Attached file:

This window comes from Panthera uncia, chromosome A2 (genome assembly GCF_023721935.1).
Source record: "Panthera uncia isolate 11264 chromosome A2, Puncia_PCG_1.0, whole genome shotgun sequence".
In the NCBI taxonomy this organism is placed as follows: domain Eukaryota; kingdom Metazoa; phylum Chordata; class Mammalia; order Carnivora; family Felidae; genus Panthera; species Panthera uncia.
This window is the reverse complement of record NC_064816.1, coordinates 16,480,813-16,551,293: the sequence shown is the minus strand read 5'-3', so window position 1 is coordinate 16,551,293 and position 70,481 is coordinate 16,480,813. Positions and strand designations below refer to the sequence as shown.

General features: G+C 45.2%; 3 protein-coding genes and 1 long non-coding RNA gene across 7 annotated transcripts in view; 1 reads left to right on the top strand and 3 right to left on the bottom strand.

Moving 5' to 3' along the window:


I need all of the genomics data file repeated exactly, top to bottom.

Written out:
This window comes from Panthera uncia, chromosome A2 (genome assembly GCF_023721935.1).
Source record: "Panthera uncia isolate 11264 chromosome A2, Puncia_PCG_1.0, whole genome shotgun sequence".
In the NCBI taxonomy this organism is placed as follows: domain Eukaryota; kingdom Metazoa; phylum Chordata; class Mammalia; order Carnivora; family Felidae; genus Panthera; species Panthera uncia.
This window is the reverse complement of record NC_064816.1, coordinates 16,480,813-16,551,293: the sequence shown is the minus strand read 5'-3', so window position 1 is coordinate 16,551,293 and position 70,481 is coordinate 16,480,813. Positions and strand designations below refer to the sequence as shown.

General features: G+C 45.2%; 3 protein-coding genes and 1 long non-coding RNA gene across 7 annotated transcripts in view; 1 reads left to right on the top strand and 3 right to left on the bottom strand.

Moving 5' to 3' along the window: